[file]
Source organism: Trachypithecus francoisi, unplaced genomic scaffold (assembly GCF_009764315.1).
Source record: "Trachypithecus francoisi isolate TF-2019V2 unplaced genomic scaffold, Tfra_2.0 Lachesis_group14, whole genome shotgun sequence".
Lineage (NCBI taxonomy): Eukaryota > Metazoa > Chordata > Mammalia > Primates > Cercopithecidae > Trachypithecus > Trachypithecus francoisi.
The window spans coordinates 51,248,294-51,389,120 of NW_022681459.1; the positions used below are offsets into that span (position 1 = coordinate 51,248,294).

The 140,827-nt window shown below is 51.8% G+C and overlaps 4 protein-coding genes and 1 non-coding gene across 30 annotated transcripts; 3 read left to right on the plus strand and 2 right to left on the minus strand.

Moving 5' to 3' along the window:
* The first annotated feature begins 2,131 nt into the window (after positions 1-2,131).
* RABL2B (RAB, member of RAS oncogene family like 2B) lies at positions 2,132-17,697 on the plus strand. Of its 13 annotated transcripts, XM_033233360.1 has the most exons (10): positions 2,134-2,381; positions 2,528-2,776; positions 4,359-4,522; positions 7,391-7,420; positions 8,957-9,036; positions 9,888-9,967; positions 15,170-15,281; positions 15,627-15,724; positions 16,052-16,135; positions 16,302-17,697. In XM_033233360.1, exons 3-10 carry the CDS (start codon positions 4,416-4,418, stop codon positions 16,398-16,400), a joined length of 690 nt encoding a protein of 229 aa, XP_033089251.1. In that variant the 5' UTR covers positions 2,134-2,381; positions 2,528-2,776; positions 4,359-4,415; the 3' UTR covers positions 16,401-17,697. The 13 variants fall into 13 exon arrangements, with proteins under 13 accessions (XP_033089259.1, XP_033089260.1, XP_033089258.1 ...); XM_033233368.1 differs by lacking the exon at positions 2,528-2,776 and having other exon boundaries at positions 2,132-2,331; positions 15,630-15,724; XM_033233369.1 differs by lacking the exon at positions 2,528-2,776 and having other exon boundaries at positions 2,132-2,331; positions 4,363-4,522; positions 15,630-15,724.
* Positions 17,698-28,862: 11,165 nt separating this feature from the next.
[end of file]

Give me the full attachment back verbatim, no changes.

Source organism: Trachypithecus francoisi, unplaced genomic scaffold (assembly GCF_009764315.1).
Source record: "Trachypithecus francoisi isolate TF-2019V2 unplaced genomic scaffold, Tfra_2.0 Lachesis_group14, whole genome shotgun sequence".
Lineage (NCBI taxonomy): Eukaryota > Metazoa > Chordata > Mammalia > Primates > Cercopithecidae > Trachypithecus > Trachypithecus francoisi.
The window spans coordinates 51,248,294-51,389,120 of NW_022681459.1; the positions used below are offsets into that span (position 1 = coordinate 51,248,294).

The 140,827-nt window shown below is 51.8% G+C and overlaps 4 protein-coding genes and 1 non-coding gene across 30 annotated transcripts; 3 read left to right on the plus strand and 2 right to left on the minus strand.

Moving 5' to 3' along the window:
* The first annotated feature begins 2,131 nt into the window (after positions 1-2,131).
* RABL2B (RAB, member of RAS oncogene family like 2B) lies at positions 2,132-17,697 on the plus strand. Of its 13 annotated transcripts, XM_033233360.1 has the most exons (10): positions 2,134-2,381; positions 2,528-2,776; positions 4,359-4,522; positions 7,391-7,420; positions 8,957-9,036; positions 9,888-9,967; positions 15,170-15,281; positions 15,627-15,724; positions 16,052-16,135; positions 16,302-17,697. In XM_033233360.1, exons 3-10 carry the CDS (start codon positions 4,416-4,418, stop codon positions 16,398-16,400), a joined length of 690 nt encoding a protein of 229 aa, XP_033089251.1. In that variant the 5' UTR covers positions 2,134-2,381; positions 2,528-2,776; positions 4,359-4,415; the 3' UTR covers positions 16,401-17,697. The 13 variants fall into 13 exon arrangements, with proteins under 13 accessions (XP_033089259.1, XP_033089260.1, XP_033089258.1 ...); XM_033233368.1 differs by lacking the exon at positions 2,528-2,776 and having other exon boundaries at positions 2,132-2,331; positions 15,630-15,724; XM_033233369.1 differs by lacking the exon at positions 2,528-2,776 and having other exon boundaries at positions 2,132-2,331; positions 4,363-4,522; positions 15,630-15,724.
* Positions 17,698-28,862: 11,165 nt separating this feature from the next.